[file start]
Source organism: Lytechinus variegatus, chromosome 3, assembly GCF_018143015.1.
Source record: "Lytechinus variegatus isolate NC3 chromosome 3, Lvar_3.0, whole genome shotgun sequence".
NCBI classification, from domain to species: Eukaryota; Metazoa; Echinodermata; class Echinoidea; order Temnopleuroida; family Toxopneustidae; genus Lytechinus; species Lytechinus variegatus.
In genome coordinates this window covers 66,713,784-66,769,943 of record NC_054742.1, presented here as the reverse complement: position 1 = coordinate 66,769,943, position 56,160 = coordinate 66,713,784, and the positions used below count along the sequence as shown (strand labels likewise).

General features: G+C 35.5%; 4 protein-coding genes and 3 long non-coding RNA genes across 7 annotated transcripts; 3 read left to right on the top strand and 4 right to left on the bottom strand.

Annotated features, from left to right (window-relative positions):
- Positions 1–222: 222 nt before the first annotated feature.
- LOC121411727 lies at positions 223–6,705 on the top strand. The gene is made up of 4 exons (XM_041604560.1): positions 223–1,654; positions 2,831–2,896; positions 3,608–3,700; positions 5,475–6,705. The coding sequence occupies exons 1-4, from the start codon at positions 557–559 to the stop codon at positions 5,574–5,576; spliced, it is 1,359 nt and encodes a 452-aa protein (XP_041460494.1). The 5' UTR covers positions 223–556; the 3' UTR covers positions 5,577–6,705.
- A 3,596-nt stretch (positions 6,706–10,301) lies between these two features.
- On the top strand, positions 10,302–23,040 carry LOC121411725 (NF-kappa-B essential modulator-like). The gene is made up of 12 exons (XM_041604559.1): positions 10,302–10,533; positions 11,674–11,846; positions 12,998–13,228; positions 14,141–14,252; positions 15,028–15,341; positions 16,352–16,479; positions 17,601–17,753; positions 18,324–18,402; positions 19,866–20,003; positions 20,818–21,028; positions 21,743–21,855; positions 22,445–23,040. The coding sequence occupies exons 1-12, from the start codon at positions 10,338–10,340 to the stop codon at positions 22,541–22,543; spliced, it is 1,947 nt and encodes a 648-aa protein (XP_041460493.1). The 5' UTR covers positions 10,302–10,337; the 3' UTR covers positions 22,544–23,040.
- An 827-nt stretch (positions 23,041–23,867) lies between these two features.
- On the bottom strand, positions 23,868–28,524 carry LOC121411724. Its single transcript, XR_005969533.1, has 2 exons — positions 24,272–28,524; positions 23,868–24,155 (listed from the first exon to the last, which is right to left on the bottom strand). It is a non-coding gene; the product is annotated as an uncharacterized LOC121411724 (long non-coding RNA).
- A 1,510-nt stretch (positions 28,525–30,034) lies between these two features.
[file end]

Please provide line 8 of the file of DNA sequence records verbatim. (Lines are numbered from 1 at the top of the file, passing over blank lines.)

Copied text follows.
- LOC121411727 lies at positions 223–6,705 on the top strand. The gene is made up of 4 exons (XM_041604560.1): positions 223–1,654; positions 2,831–2,896; positions 3,608–3,700; positions 5,475–6,705. The coding sequence occupies exons 1-4, from the start codon at positions 557–559 to the stop codon at positions 5,574–5,576; spliced, it is 1,359 nt and encodes a 452-aa protein (XP_041460494.1). The 5' UTR covers positions 223–556; the 3' UTR covers positions 5,577–6,705.